Thinking allowed

Modelling Liturgical Presidency

A Tale of Two Con­trast­ing Consecrations

The ‘Octave’ from the feast of the Con­ver­sion of Paul (25 Janu­ary) to Candlemas (2 Feb­ru­ary) was an event­ful one for the Church of Eng­land. York Min­ster was the ven­ue for the two epis­copal ordin­a­tions (or con­sec­ra­tions) which were the focus of this event­ful­ness. It provided the Min­ster with a won­der­ful oppor­tun­ity to demon­strate why Eng­lish cathed­rals have exper­i­enced such growth over the past dec­ade. The fusion of space, music, move­ment and col­our merged to provide that elu­sive and indefin­able, but tan­gible, exper­i­ence we often describe as ‘trans­form­at­ive’. The bal­ance, pace (and tim­ing) left you with the crav­ing to come back for more.

Peter Moger, the Min­ster­’s Pre­cent­or, deserves buck­ets of sym­pathy and admir­a­tion in equal meas­ure. It requires a cer­tain degree of insight and exper­i­ence to craft acts of wor­ship such as these, where the over­all impact is mem­or­able – as opposed to being over­loaded and exhaust­ing. In a pre­vi­ous life, I was respons­ible for arran­ging sev­er­al con­sec­ra­tions in the south­ern province. I know the com­plic­ated ter­rain intim­ately: the recip­roc­al horse-trad­ing; the end­less tele­phone calls; the missed dead­lines; proof-read­ing in the wee small hours; man­aging con­flict­ing expect­a­tions; not to men­tion the sleep­less nights. These are all ines­cap­able in the build-up to these occa­sions. Des­pite the fail-safe rehears­al plan, there is always the poten­tial for ‘some­thing’ to go awry on the day – object­ors notwithstanding!

My con­cern is with the strik­ingly dif­fer­ent man­ner in which litur­gic­al pres­id­ency was mod­elled at the two con­sec­ra­tions. The pre­text for this dif­fer­ence is well known and hardly needs rehears­ing here. How­ever, it was more than appar­ent that, behind all the agon­ised exeges­is of the Five Guid­ing Prin­ciples and the desire to mod­el gen­er­ous restraint, some­thing vital was lost in the second of the two con­sec­ra­tions. The cohes­ive shape and flow of the liturgy felt as if it was creak­ing under the weight of unreal­ist­ic expect­a­tion – pre­cisely because the pres­id­en­tial mod­el­ling seemed disorientated.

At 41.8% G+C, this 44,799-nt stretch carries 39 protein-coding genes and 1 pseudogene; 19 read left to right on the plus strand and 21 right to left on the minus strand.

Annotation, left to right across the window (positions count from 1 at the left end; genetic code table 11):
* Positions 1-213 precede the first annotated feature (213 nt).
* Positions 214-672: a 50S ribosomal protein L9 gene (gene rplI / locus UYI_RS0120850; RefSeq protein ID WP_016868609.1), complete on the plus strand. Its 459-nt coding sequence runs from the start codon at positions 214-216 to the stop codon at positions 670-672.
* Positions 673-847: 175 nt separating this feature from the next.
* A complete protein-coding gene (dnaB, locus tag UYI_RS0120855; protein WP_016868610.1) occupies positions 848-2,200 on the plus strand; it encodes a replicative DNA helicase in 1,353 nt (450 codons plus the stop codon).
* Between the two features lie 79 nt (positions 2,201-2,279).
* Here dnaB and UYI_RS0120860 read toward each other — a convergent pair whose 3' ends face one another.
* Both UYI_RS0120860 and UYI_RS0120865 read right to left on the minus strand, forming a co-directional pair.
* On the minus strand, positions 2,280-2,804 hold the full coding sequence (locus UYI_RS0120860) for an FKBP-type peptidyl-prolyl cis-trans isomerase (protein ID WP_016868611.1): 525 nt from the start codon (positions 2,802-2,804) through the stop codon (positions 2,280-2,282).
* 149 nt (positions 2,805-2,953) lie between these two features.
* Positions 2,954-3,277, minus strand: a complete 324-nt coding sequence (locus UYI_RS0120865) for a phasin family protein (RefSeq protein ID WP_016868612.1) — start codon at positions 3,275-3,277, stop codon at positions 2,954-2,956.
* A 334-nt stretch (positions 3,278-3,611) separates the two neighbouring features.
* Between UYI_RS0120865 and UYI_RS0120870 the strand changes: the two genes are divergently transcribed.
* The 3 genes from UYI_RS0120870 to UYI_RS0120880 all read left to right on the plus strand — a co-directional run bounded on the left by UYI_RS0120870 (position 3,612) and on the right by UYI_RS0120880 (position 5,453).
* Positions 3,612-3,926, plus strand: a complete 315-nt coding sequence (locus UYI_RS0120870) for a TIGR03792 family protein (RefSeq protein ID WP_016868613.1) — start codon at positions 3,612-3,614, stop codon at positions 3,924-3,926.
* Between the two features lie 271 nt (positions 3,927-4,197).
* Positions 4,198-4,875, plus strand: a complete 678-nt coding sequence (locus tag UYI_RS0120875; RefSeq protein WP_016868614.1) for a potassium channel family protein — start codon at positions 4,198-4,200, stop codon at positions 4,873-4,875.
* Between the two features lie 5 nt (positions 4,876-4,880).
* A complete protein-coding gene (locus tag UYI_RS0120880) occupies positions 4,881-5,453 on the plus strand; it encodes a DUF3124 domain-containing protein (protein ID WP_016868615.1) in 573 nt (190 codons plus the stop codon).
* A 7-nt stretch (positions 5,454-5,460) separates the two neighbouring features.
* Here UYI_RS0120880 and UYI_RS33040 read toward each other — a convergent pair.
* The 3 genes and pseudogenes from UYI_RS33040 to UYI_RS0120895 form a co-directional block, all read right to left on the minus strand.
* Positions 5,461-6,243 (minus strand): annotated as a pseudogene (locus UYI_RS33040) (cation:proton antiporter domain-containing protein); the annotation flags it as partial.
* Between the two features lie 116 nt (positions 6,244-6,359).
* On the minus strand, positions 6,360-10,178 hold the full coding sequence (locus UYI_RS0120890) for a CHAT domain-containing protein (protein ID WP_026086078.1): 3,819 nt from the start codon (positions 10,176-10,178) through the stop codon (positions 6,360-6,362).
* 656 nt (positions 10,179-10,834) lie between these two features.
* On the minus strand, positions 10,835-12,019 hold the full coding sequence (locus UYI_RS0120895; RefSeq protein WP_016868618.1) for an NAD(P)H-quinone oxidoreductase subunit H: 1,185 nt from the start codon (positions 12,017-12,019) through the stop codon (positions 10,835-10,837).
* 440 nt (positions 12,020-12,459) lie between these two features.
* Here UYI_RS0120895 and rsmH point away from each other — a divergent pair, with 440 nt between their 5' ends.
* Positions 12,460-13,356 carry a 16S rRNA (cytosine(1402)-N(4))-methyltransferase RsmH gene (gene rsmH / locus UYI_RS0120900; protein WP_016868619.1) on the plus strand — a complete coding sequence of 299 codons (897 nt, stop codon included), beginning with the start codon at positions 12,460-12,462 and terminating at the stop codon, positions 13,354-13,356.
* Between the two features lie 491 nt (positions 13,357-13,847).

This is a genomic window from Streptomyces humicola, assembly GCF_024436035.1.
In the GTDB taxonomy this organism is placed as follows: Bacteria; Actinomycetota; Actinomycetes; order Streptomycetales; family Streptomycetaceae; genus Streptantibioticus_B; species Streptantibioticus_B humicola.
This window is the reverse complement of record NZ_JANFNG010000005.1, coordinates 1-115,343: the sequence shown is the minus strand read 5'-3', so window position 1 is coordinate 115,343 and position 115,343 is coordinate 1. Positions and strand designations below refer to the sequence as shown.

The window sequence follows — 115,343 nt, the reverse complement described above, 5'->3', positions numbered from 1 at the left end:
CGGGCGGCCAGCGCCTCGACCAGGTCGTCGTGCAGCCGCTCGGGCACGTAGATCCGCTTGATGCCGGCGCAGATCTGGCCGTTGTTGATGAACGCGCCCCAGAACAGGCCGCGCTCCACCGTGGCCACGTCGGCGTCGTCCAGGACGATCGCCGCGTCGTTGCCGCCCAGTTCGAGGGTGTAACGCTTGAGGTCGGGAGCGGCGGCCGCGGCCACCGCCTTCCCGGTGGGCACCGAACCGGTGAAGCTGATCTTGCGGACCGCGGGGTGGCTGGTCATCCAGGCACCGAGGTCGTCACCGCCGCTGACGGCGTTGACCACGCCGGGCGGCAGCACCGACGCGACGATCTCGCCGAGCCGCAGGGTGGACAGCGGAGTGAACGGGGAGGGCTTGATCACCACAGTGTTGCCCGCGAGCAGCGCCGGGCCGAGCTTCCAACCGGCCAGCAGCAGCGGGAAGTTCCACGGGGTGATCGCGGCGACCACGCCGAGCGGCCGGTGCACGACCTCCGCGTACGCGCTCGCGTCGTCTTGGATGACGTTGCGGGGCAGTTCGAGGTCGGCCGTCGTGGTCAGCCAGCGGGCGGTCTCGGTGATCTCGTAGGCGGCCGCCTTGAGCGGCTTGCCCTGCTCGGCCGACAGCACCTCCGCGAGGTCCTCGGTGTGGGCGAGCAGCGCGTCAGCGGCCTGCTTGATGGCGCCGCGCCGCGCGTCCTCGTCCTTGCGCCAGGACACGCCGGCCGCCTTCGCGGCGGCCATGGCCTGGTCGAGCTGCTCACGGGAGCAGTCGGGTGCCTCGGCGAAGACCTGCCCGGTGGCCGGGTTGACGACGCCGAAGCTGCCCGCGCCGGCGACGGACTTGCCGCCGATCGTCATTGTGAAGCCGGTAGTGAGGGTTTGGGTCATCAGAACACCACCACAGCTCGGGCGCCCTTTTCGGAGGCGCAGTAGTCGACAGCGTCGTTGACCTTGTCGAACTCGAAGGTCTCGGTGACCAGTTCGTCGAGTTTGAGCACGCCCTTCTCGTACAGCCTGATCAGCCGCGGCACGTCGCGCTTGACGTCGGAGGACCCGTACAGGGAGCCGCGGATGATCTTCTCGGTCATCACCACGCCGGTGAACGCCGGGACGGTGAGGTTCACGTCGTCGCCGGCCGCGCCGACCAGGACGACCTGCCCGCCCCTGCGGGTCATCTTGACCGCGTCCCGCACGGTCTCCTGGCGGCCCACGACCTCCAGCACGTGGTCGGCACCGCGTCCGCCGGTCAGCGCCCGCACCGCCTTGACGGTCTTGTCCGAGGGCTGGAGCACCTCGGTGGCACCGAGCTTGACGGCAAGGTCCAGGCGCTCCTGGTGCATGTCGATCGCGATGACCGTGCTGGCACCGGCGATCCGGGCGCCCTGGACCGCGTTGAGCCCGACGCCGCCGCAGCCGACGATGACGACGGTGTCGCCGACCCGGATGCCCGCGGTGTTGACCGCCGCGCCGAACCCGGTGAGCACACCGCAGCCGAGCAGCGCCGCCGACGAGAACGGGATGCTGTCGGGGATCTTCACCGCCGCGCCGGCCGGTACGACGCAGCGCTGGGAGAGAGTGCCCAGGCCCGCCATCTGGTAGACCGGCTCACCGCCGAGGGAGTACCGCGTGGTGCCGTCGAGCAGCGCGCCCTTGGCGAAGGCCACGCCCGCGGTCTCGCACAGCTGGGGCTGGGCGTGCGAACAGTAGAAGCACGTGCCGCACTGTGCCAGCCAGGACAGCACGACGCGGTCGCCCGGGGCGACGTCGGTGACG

The first of the two con­sec­ra­tions (Libby Lane’s) was a mod­el of how to order an epis­copal ordin­a­tion. Reac­tions to the ser­mon have been mixed; but there is no doubt about the theo­lo­gic­al, eccle­si­olo­gic­al and litur­gic­al assump­tions which under­girded the rite. A sense of cohe­sion was self-evid­ent in the Arch­bish­op’s pres­id­ency, com­ple­men­ted by the appro­pri­ate litur­gic­al min­istry of oth­ers. As the intro­duct­ory note to the Euchar­ist in Com­mon Wor­ship acknowledges:

The unity of the liturgy is served by the min­istry of the pres­id­ent who, in presid­ing over the whole ser­vice, holds word and sac­ra­ment togeth­er [my ital­ics] and draws the con­greg­a­tion into a wor­ship­ping com­munity. The pres­id­ent … expresses this min­istry by say­ing the open­ing Greet­ing, the Abso­lu­tion, the Col­lect, the Peace and the Bless­ing. The pres­id­ent must say the Euchar­ist­ic Pray­er, break the con­sec­rated bread and receive the sac­ra­ment on every occasion.

The Arch­bish­op’s mod­el­ling of this ideal felt organ­ic, innate and con­trib­uted to a sense that, as the con­greg­a­tion was car­ried by the peaks and troughs of the liturgy, as dif­fer­ent voices spoke, silences emerged, pro­ces­sions moved and music intens­i­fied the pray­ers and hopes those present, the unam­bigu­ous centre of grav­ity was the Arch­bish­op as litur­gic­al president.